By permitting business definitions of “efficiency” to leak over into the antitrust lexicon, antitrust scholars have done a great disservice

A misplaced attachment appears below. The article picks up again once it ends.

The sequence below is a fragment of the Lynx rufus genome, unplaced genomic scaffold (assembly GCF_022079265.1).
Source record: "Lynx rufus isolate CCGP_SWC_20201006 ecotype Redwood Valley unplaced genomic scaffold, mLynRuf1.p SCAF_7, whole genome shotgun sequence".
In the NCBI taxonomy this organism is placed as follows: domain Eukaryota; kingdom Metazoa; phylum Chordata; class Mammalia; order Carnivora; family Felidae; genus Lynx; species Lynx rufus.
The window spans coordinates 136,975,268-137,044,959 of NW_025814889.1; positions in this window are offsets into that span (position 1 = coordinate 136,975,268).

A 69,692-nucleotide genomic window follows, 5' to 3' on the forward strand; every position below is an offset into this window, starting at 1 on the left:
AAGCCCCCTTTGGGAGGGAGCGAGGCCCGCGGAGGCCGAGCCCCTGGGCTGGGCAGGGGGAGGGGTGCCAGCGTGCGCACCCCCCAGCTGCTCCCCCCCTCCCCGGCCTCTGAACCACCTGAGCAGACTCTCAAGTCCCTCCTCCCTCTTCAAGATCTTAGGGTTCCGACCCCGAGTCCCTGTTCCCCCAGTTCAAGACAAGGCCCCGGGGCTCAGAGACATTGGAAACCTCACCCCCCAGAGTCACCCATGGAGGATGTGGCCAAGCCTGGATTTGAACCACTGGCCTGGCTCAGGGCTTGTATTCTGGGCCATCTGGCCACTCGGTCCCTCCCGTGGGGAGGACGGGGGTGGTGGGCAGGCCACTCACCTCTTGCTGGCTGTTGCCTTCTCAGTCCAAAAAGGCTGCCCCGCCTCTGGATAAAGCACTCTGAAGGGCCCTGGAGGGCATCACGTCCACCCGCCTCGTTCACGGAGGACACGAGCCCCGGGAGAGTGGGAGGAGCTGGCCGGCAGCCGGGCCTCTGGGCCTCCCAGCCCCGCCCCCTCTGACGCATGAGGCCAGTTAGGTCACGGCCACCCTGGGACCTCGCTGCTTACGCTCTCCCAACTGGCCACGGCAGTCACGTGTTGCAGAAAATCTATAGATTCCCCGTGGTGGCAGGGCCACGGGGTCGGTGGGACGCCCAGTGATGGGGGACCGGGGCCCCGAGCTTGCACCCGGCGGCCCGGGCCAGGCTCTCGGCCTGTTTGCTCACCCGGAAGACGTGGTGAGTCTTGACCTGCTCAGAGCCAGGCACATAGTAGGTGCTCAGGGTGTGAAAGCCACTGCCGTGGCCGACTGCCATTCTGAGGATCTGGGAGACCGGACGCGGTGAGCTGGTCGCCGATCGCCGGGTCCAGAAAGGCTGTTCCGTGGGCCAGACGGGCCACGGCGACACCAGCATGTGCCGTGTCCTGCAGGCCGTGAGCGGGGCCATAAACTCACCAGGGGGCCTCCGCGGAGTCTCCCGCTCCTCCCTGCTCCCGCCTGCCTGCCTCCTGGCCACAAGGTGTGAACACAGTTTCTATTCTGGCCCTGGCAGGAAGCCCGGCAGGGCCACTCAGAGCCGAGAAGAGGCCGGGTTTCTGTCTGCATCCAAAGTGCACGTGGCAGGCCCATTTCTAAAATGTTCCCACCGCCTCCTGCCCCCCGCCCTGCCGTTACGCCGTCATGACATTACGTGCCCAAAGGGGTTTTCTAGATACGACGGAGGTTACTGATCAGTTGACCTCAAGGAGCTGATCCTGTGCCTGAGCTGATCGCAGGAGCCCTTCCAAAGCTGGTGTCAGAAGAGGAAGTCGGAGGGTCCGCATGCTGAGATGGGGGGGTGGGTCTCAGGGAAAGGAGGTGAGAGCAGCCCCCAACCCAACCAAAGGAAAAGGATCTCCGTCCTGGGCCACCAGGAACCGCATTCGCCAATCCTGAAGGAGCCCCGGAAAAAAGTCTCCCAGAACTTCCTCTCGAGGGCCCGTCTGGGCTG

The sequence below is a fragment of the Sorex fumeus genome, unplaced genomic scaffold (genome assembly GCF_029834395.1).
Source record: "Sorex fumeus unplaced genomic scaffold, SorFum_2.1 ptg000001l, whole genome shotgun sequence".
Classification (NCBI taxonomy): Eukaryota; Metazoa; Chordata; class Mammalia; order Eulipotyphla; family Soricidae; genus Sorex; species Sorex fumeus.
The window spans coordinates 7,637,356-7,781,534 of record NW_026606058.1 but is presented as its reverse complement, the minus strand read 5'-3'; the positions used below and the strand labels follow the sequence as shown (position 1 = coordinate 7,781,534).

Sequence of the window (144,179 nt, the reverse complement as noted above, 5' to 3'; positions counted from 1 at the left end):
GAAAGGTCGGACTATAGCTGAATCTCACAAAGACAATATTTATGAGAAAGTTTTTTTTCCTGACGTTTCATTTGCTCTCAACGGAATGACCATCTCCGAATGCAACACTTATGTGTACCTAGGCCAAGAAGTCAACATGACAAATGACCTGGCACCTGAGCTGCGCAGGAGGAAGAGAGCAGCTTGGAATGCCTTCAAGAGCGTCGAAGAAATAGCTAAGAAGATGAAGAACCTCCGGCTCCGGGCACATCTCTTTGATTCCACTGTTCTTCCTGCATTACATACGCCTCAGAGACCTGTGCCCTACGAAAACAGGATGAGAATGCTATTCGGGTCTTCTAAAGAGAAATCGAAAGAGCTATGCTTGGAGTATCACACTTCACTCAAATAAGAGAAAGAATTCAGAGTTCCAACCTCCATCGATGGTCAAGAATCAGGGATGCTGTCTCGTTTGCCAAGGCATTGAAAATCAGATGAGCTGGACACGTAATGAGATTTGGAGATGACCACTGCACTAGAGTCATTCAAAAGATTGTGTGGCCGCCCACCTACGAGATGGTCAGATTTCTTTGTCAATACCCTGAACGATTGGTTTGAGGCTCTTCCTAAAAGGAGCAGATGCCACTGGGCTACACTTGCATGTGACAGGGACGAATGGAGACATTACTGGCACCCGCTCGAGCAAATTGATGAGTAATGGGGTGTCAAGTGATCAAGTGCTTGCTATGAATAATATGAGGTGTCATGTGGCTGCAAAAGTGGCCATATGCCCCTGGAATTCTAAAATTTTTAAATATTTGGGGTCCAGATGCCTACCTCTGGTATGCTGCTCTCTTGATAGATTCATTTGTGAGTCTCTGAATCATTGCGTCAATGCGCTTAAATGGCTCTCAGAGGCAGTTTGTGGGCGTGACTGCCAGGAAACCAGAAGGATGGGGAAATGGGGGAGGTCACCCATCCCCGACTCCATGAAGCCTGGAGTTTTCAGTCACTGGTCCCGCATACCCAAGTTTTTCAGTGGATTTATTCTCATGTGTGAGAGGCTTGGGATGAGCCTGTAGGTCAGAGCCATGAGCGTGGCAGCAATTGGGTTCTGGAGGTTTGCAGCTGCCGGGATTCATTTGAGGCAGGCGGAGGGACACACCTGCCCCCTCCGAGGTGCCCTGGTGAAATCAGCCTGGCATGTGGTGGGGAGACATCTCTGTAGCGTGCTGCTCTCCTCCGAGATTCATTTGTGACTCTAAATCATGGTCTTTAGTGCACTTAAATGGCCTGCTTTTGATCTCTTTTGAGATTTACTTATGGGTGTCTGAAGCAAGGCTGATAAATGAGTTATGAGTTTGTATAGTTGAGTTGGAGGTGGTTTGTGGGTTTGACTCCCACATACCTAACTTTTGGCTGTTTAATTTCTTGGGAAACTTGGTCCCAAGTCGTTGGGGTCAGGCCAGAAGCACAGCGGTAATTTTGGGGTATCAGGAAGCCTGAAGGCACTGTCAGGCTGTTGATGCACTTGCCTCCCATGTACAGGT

The Department of Justice and Federal Trade Commission Merger Guidelines (the “Merger Guidelines”), including the much improved latest revision in 2023 (the “New Merger Guidelines”), have continued to perpetrate what we call in this paper the horizontal merger efficiency fallacy. The fallacy arises because in the Guidelines the term “efficiencies” has become unmoored from its foundations in economic theory and has been reduced to the business school construct of cost savings. We show that cost savings can only be considered universally socially beneficial by acceptance of what is termed “the Consumer Welfare Standard” (antitrust) or “the surplus theory of welfare” (economics), a theory that has been discredited and abandoned by welfare economists. In economic theory, efficiency means Pareto Efficiency. We explore the various attempts to tether the cost savings definition of efficiency to Pareto Efficiency and explain why these attempts have failed. We conclude that there is no sound way to theoretically reconcile cost savings with the economic meaning of efficiencies. We then move beyond the efficiency fallacy and show how modern welfare economics can be used to integrate Congressional antitrust goals into the New Merger Guidelines. This requires abandoning the unsupported “standard deduction” for efficiencies and replacing it with an evidence-based assessment of how a specific merger under review potentially impacts Congressional antitrust goals. This change renders the present efficiency rebuttal section of the New Merger Guidelines superfluous, and we provide specific reasons why this section as currently drafted is flawed and should be jettisoned.